The issue Andy was interested in resolving is the vehicle-centric signage that ignores the pathways for people. Making No exit street accessways visible for active transport in all its forms doesn’t take anything away from people walking.

      1. Useful observations, thank you. I agree, important to treat these paths as the share-with-care spaces they are, as we’re all seeking safer journeys that avoid the risks from heavy wheeled vehicles.

        I’m always happy to stand aside with my bike (or move onto the grass) when I meet others using alleyways and paths in parks. I enjoy the social encounters. Also it’s just great to see these access-ways are known about and being used.

        Part of what my explorations are always testing (with friends and family members in mind) was accessibility for the many ways people move around at human scale. Parents with pushchairs, families with kids on little bikes and scooters, people using wheelchairs, walkers and other kinds of wheeled assistance, anyone bringing home their shopping in a wheeled granny cart, and so on.

        If I can’t easily push my bike uphill (or safely lift it up or down a set of stairs), then a given path isn’t much use to anyone but the most fit, nimble and unencumbered. And if there’s an easy fix for better accessibility, that’s something any of us can and should highlight.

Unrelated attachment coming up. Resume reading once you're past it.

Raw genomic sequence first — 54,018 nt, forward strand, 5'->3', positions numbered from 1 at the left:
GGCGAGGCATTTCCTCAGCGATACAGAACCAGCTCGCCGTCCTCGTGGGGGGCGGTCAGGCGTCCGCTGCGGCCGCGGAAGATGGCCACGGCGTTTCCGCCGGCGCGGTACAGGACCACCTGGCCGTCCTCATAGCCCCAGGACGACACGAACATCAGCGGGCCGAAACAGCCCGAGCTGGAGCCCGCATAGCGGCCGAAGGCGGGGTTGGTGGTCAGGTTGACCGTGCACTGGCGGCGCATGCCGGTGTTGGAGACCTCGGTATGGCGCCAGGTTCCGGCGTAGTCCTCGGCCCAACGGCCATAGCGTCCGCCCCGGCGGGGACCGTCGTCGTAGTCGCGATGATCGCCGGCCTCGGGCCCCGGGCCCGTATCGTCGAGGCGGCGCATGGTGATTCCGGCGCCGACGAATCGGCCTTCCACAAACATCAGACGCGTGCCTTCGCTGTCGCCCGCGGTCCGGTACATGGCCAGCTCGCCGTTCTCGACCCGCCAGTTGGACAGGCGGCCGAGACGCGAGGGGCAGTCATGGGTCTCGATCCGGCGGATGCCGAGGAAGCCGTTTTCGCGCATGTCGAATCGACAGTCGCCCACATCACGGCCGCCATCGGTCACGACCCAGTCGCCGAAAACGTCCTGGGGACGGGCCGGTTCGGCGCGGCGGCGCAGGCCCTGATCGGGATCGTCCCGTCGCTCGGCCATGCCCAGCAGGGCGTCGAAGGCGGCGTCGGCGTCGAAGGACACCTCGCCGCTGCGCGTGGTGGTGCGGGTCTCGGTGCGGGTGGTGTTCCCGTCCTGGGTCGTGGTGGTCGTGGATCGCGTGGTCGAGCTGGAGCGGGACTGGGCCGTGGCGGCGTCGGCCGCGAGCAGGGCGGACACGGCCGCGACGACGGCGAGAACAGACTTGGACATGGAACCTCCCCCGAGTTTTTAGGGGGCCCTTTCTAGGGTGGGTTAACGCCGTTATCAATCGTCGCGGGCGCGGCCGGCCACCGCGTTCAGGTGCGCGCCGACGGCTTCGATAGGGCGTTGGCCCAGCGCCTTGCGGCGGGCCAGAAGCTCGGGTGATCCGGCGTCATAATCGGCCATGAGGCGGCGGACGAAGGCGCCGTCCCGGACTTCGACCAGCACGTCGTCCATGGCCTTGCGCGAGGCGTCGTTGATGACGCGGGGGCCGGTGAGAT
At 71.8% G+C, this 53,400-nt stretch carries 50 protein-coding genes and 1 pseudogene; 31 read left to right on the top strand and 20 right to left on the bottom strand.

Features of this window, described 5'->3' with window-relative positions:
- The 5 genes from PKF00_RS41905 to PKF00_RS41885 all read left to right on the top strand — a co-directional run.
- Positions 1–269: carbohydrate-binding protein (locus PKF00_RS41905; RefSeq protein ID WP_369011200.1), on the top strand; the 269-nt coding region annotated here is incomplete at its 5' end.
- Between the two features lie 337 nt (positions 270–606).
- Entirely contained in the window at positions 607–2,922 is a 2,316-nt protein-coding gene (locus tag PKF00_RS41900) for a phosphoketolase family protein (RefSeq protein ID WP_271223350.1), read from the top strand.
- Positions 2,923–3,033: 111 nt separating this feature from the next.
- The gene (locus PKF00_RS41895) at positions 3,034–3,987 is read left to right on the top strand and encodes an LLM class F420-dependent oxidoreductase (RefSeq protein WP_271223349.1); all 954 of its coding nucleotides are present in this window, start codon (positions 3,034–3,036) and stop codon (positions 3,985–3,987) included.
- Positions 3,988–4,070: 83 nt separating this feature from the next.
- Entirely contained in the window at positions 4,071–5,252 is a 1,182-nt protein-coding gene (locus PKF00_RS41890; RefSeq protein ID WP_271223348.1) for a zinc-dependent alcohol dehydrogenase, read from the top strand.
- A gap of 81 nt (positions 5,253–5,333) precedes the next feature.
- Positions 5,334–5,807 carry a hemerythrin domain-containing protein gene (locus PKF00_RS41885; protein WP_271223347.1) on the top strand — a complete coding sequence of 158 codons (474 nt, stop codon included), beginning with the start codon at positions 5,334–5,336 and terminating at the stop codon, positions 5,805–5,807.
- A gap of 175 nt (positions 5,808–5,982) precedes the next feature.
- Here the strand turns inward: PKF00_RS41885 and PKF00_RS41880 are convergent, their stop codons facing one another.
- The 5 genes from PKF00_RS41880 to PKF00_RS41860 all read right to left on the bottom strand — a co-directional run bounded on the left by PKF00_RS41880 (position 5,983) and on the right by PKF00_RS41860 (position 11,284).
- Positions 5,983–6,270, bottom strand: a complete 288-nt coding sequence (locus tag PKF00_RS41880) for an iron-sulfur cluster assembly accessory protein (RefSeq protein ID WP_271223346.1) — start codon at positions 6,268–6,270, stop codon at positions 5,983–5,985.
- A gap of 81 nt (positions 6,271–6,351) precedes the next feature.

6. Great post, my wife and I spent many evenings during Covid wandering alleyways and back passages discovering new little reserves.

    Funnily enough, one of my fave memories of my Grandma is going ‘Gitty walking’ growing up in the UK, gitty means alleyway I think but I remember it very well on Saturday mornings, served as one of the seeds for my great sense of adventure.

    1. Ah the subtle differences in Yorkshire between a ginnel and a snicket.
      I think a snicket was the more urbanised version. An alleyway bordered by high buildings and walls, and even sometimes partially or fully covered by a building such as in a main street
      And the ginnel was the more rural version, bounded by walls, hedges and fences. But I suspect the differences were very much local in differentiation.

      I am happy to be corrected by more local knowledge.

    2. Those that live around these suburbs are fortunate to have quite nice places to cycle. Some parts of Auckland a bit sadder in that regard & have to trek a few kms or catch a train to find anything to cycle safely on.

  7. Lovely write up about no exit street signage. Thanks Jolisa.